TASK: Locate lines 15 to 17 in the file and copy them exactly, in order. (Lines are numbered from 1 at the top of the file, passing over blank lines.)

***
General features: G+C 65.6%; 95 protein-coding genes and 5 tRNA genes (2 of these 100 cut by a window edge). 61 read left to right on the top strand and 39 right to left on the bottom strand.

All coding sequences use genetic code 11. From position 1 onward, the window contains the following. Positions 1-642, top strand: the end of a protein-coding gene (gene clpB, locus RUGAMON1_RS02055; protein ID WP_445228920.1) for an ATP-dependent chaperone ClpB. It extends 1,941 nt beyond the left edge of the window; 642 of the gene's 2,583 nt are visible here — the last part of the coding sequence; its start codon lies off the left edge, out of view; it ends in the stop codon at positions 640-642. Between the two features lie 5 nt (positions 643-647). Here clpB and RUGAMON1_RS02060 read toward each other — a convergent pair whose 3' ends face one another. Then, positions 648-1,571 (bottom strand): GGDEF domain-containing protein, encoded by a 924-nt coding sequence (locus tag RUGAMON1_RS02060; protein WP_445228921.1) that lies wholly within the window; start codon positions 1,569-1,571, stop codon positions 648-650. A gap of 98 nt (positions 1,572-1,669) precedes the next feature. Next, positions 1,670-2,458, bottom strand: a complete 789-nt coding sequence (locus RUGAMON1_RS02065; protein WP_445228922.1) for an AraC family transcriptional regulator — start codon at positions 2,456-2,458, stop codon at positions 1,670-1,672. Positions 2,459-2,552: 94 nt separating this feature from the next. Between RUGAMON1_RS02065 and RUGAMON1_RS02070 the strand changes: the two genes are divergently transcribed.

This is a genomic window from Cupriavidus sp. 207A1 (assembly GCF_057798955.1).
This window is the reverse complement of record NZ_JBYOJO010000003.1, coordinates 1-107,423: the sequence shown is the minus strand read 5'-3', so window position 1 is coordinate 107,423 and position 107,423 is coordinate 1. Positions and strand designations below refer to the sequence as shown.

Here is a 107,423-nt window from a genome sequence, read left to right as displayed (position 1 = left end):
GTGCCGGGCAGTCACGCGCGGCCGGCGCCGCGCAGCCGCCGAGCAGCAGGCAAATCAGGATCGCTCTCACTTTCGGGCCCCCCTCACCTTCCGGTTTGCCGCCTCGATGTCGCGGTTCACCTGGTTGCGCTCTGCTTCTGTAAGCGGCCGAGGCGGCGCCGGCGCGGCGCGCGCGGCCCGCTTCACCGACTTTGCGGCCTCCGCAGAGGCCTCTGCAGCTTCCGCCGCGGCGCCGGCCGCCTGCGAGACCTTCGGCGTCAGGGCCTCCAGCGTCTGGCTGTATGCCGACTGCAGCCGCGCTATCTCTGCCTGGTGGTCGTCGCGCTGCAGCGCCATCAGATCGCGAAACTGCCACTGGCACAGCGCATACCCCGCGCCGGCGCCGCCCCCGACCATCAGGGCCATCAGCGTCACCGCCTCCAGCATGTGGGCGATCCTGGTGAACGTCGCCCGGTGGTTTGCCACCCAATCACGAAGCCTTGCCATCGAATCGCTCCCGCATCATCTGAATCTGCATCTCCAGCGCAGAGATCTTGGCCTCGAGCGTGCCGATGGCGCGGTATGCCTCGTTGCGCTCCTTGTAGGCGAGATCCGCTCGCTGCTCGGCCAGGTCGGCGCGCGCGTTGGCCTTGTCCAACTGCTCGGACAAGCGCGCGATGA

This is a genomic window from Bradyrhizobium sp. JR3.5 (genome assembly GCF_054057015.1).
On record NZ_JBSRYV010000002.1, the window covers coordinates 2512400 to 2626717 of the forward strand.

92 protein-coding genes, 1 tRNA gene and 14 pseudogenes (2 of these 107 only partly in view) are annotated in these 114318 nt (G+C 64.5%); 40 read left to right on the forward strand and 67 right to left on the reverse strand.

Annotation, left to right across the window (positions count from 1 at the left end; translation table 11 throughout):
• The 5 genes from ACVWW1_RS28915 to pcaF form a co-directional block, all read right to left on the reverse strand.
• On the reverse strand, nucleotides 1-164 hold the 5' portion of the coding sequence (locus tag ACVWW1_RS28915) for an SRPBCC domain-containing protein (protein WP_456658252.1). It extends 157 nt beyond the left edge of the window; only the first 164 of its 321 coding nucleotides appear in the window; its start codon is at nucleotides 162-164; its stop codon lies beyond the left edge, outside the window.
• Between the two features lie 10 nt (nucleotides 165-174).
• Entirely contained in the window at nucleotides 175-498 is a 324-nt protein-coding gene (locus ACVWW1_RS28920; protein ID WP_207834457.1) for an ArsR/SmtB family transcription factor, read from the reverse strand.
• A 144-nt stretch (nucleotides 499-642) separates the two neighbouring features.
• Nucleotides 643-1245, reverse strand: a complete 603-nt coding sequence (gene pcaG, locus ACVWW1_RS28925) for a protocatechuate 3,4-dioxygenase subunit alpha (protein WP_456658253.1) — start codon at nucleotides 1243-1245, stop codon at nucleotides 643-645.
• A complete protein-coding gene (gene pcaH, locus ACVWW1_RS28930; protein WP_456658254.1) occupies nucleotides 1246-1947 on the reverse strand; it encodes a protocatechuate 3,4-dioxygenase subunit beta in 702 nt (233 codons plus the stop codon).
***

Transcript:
• A 144-nt stretch (nucleotides 499-642) separates the two neighbouring features.
• Nucleotides 643-1245, reverse strand: a complete 603-nt coding sequence (gene pcaG, locus ACVWW1_RS28925) for a protocatechuate 3,4-dioxygenase subunit alpha (protein WP_456658253.1) — start codon at nucleotides 1243-1245, stop codon at nucleotides 643-645.
• A complete protein-coding gene (gene pcaH, locus ACVWW1_RS28930; protein WP_456658254.1) occupies nucleotides 1246-1947 on the reverse strand; it encodes a protocatechuate 3,4-dioxygenase subunit beta in 702 nt (233 codons plus the stop codon).